Sameera Dutta is an enlightened and intelligent young woman, who knows exactly what she wants of life. She belongs to an upper class family, and lives with her mom and dad, a business ... See full summary »
Welcome to sixteen's world. A world where growing up has speeded up multifold times from the time you and me were kids. Once upon a time, it was the age of innocence, the age of sweetness, ... See full summary »
Little tribal boy runs off on a long journey to the big city to watch the Ramayana that his friends saw but he missed, unaware that his little village is being forced to give up its land for bauxite mining.
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A tender fable about childhood innocence amid the realities of war is set against the rugged landscape of Kashmir, so long a flash point for the territorial claims of neighboring India and ... See full summary »
A 7 year old Pakistani boy and his father belonging to the untouchable Hindu caste accidentally cross the border and spend years in an Indian jail while the mother on the other side doesn't know what has happened to them.
Shoba T. Mathur works for the Central Government in India and her job is to create awareness against child-marriage and other social evils that prevail due to general misinterpretation of ... See full summary »
Malayalam-speaking T.K. Neelan, Rajat, Manas and his sister, Sajani, live in Kalpetta Township in Kerala, India, during the British Raj. As children they used to play in the woods where Manas and T.K. used to play Bhagwan Shri Ram and Shri Lakshman respectively, and rescue Sita (Sajani) from Lord Ravan's (Rajat) clutches. Now the year is 1937, all are grown up, while Manas is a laborer, Sajani is married to Rajat, and T.K. works for his British employer, Henry Moore, who lives there with his wife, Laura, and their son, Peter. Sajani is also employed as a maidservant in the Moore household. T.K.'s headmaster asks him to join the freedom movement and ask the British to quit India, but T.K. feels that India has made a lot of progress under the British rule and they should continue with this partnership. His headmaster cautions him that partnership is only between equals, but T.K. disregards this, and it is this attitude that will compel him to re-examine his way of thinking when he finds... Written by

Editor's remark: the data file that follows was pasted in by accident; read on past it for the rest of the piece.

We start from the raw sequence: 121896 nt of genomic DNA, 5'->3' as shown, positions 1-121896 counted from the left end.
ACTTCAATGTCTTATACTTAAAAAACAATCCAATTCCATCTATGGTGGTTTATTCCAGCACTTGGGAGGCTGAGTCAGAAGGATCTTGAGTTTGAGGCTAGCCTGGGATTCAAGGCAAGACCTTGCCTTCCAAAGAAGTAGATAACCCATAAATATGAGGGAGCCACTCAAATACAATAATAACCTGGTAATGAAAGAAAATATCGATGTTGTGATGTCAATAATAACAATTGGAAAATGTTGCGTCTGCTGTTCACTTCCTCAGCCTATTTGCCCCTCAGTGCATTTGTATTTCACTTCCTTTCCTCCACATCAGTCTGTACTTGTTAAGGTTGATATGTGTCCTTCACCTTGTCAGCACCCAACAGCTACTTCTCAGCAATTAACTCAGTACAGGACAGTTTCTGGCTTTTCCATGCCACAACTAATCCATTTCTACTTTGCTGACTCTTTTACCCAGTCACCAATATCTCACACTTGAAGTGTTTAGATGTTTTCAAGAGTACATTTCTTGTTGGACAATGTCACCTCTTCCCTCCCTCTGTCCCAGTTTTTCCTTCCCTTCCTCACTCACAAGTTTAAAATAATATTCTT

social commentary ultimately wins out over melodrama
A mixture of social commentary and period-piece melodrama, "Before the Rains," directed by Santosh Sivan, takes place in India in 1937 during the waning days of British rule.
Henry Moores (Linus Roache) is an English businessman living with his wife (Jennifer Ehle, the ghost-wife from "A Gifted Man") and young son (Leo Benedict) in the Madras district of colonial India, where he is supervising the construction of a road that must be completed before the monsoonal rains begin to fall. Moores is also having a clandestine affair with a beautiful Indian housekeeper named Sajani (Nandita Das), who is herself married to an unloving and abusive husband from the village. Through a series of tragic circumstances, the affair manages to have lasting repercussions not only for Moores and his family but for Anglo-Indian relations in the area as well.
The story by Cathy Rabin serves as a microcosm for what was occurring on a national scale at that time, as the oppressed natives were just beginning to assert their right to oust the British and become the leaders of their own nation. Thus, Moores' dilemma becomes much more than just a personal one of love and marital infidelity due to the extraordinary circumstances taking place around him. For not only is Henry breaking his own marriage vows with the affair; he is violating any number of social taboos involving race and class structure as well. The situation becomes even more complicated when another of his servants, T.K. Neelan (Rahul Boss), becomes a pawn in Moores' game to extricate himself from the consequences of his actions, and T.K. is finally forced to choose between his desire to be a part of a growing future promised by the Brits and his innate loyalty to his own people who serve under them. The triumph of the screenplay is that each of these characters emerges as a well-meaning but often flawed individual caught in a world greater than his or her own private passions.
Even though there are times when the gravity of the social issues feels a bit diminished by the contrivance of the plotting as if the melodrama were not commensurate in importance and value with the seriousness of the subject matter - on the whole, this is a well-acted, thoughtful and gripping drama that makes important points about colonialism, class structure, personal morality and the untamable nature of the human heart.
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